TRENTON, N.J. — The Boy Scouts of America is facing a threat from a growing wave of lawsuits over decades-old allegations of sexual abuse.
The Scouts have been sued in multiple states in recent months by purported abuse victims, including plaintiffs taking advantage of new state laws or court decisions that are now allowing suits previously barred because of the age of the allegations.
More litigation is on the way.
A lawyer representing 150 people who say they were abused as Boy Scouts is planning a suit in New Jersey when the state’s new civil statute of limitations law takes effect Dec. 1. New Jersey was home to the Boy Scouts’ headquarters for about 25 years until 1978.
Among the plaintiffs is Greg Hunt, 62, of St. Petersburg, Florida. He said he was abused during a camping trip in about 1969 in Pennsylvania, where his family lived at the time.
“It’d be nice to have the Boy Scouts account for their lack of ability to do the right thing,” he said. “It would be nice for me to have the Scouts say we did wrong by you and by these other boys and by your parents.”
The lawsuits raise the possibility that the Boy Scouts, one of the largest youth organizations in the U.S., might be staring at many millions of dollars in settlements or judgments that could lead it to declare bankruptcy, as several Roman Catholic dioceses have done amid litigation over abusive clergy.
The New Jersey suit will come on top of at least 24 that have been filed against the Scouts in New York since Aug. 14, when that state opened a one-year window in which victims of child sex abuse will be able to sue over encounters outside the usual statute of limitations.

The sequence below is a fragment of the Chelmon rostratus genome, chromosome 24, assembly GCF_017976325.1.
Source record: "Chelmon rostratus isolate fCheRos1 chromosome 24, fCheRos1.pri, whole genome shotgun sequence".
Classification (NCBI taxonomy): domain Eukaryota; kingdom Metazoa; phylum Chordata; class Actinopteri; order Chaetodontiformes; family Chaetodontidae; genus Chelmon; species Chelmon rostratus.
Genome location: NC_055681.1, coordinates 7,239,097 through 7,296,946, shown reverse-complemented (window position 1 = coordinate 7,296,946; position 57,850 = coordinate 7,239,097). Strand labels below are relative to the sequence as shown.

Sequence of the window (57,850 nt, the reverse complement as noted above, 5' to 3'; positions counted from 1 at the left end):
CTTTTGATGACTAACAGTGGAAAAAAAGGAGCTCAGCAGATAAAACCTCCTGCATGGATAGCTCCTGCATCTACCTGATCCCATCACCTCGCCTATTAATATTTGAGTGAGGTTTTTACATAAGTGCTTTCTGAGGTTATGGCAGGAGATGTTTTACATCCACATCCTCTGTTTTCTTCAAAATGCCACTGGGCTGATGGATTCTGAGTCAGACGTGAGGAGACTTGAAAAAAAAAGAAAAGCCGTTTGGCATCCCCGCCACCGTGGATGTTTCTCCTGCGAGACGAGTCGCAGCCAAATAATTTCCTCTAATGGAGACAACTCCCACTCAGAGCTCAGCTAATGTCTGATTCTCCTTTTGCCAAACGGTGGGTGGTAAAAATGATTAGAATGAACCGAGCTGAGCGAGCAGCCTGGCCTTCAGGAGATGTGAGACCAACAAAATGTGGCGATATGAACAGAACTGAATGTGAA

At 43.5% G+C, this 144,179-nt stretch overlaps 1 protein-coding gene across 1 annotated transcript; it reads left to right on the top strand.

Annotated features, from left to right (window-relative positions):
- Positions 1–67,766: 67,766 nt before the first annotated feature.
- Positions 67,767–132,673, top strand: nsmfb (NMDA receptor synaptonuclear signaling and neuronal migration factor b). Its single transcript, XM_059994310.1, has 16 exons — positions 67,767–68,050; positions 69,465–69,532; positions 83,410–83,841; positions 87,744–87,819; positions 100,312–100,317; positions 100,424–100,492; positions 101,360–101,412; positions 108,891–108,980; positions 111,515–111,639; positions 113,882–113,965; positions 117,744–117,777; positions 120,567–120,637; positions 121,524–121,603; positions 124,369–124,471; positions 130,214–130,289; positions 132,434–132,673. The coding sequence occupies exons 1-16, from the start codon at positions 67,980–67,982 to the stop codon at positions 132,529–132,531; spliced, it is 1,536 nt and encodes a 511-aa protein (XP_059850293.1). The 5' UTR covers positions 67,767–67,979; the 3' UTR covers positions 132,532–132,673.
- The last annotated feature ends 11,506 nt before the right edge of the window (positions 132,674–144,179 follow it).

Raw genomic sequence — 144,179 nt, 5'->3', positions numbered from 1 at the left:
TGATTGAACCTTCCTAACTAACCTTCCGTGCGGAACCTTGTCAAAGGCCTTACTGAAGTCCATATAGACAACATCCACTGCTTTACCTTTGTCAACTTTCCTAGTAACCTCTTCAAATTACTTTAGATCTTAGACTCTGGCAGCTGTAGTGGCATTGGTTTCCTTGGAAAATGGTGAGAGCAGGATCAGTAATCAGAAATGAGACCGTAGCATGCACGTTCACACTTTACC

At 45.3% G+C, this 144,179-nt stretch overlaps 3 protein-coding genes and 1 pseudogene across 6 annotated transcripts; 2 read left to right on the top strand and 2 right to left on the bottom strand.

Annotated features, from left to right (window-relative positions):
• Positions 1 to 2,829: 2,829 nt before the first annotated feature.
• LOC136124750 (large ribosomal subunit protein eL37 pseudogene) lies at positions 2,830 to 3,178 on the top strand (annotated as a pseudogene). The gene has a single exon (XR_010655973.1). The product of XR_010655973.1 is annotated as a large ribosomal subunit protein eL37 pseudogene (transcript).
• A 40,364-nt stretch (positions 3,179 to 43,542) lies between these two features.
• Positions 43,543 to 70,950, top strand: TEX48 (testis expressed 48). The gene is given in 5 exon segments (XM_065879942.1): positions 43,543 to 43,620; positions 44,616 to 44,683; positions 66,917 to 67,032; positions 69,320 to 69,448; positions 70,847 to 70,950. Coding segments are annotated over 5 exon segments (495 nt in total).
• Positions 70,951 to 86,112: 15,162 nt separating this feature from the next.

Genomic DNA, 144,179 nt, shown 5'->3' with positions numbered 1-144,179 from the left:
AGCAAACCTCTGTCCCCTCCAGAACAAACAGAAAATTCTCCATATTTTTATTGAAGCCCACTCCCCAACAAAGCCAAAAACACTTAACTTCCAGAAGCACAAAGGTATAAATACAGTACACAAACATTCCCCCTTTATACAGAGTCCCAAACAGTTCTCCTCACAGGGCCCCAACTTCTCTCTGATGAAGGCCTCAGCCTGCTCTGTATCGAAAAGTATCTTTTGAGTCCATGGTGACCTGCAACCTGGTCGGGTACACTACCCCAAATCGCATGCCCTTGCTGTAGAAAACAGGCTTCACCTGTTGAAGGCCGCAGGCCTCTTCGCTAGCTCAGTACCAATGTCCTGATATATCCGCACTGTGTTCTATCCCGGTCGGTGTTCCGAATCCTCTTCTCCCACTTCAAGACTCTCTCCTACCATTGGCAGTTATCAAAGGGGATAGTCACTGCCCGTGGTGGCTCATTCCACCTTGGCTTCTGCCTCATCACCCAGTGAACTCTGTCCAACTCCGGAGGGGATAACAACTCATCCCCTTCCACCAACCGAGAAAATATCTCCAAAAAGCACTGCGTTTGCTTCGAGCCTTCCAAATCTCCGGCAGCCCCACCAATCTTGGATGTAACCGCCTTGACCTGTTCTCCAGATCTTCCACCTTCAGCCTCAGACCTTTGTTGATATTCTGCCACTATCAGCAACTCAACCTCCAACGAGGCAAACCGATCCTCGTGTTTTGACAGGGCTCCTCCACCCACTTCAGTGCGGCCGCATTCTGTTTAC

Another lawsuit was filed against the Boy Scouts this month in Philadelphia by lawyers who say they have identified hundreds of victims, after a Pennsylvania appeals court ruled that the state’s statute of limitations could be set aside if a victim could prove that abuse was concealed by fraud.
Hundreds of other lawsuits filed in Guam and other states have already strained the Boy Scouts finances and have led the organization to consider bankruptcy, among other options.
“The Boy Scouts are going to have to come to grips with the issues of their past,” said Michael Pfau, Washington state-based attorney planning the New Jersey lawsuit.
In a statement responding to the pending New Jersey suit, the Boy Scouts said it apologizes to the victims and encourages them to report abuse to law enforcement.
“We believe victims, we support them, we pay for counseling by a provider of their choice, and we encourage them to come forward,” the organization said. It added that policies have also been changed to include mandatory criminal background checks. It also added a rule that at least two adult leaders must be present with children at all times during activities.